The UK is set to miss its renewable energy targets by a wide margin – a failure that could result in billions of pounds being added to energy bills as we rely increasingly on imported gas, according to a new study.
Meeting the UK's renewable energy targets would create a world-leading industry capable of supporting 400,000 jobs and saving the country £60bn in oil and gas imports, according to a new analysis released today.
The report by the Renewable Energy Association (REA) predicts that meeting the UK's mandatory target of producing 15 per cent of its energy from renewable sources by 2020 would result in annual revenues across the sector rising from £12.5bn currently to £50bn by the end of the decade.
Similarly, employment across the sector would rise from around 110,000 people currently to 400,000 jobs by 2020.
Only 3% of the UK's energy currently comes from renewable sources, such as sun and wind, compared with a European average of 12%, despite a series of high-profile government policies aimed at increasing that percentage.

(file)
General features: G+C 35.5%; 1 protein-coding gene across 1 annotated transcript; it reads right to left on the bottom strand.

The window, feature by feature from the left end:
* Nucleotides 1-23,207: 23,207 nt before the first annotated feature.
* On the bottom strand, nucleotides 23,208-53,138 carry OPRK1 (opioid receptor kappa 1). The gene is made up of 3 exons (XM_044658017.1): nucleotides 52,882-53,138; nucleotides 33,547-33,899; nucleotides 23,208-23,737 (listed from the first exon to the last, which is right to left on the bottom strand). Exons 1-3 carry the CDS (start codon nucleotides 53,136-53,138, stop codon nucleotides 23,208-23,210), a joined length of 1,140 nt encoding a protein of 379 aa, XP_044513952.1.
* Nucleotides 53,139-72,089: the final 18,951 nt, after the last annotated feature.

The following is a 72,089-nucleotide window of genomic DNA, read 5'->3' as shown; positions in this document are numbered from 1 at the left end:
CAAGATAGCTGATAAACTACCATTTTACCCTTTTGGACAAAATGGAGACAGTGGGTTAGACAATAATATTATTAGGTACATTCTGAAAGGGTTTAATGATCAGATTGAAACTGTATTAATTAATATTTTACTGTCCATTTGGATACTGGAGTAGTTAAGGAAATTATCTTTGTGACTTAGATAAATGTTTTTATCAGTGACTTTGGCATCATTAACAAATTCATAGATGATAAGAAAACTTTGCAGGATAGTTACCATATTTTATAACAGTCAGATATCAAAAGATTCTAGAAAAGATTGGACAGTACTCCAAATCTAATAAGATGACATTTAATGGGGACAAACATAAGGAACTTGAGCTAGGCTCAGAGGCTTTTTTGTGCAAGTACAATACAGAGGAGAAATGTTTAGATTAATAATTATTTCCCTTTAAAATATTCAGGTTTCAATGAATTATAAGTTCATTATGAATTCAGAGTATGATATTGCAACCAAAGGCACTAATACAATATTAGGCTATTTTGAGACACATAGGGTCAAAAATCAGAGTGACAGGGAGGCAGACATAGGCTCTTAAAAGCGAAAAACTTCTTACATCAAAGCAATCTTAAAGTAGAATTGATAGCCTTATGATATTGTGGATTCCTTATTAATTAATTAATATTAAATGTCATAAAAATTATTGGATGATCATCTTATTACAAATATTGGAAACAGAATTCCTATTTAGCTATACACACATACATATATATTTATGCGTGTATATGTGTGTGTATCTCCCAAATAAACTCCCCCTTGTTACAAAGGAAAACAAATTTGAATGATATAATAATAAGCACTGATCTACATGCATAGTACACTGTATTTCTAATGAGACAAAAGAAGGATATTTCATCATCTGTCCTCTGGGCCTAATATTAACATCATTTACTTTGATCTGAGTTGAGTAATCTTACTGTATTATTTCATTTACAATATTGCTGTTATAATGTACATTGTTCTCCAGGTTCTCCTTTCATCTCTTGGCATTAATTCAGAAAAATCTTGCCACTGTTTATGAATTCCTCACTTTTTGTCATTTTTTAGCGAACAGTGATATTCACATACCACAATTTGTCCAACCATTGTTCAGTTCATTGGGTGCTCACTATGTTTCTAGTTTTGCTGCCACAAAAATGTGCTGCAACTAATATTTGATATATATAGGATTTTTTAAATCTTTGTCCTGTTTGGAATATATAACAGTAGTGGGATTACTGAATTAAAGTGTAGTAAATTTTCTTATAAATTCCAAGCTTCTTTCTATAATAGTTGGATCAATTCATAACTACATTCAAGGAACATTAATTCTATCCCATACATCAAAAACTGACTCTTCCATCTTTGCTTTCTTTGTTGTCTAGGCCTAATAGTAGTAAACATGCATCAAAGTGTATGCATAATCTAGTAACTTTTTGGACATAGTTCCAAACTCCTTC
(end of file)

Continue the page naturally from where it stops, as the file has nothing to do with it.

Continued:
Britain is committed to producing 15% of its energy from renewable sources by 2020 – but campaigners say that the government currently has no prospect of achieving that target.
The evidence that the UK is falling behind will embarrass David Cameron as he hosts a two-day international meeting on renewables, the Clean Energy Ministerial, beginning in London on Wednesday. Energy ministers from the world's 20 biggest economies will be at the event, where they will discuss strategies for co-operating on developing low-carbon emission technology and policy.
Renewables as an industry – including wind, solar power and biomass used for heating and electricity – generate a turnover of about £12.5bn a year, with exports worth about £1.6bn last year.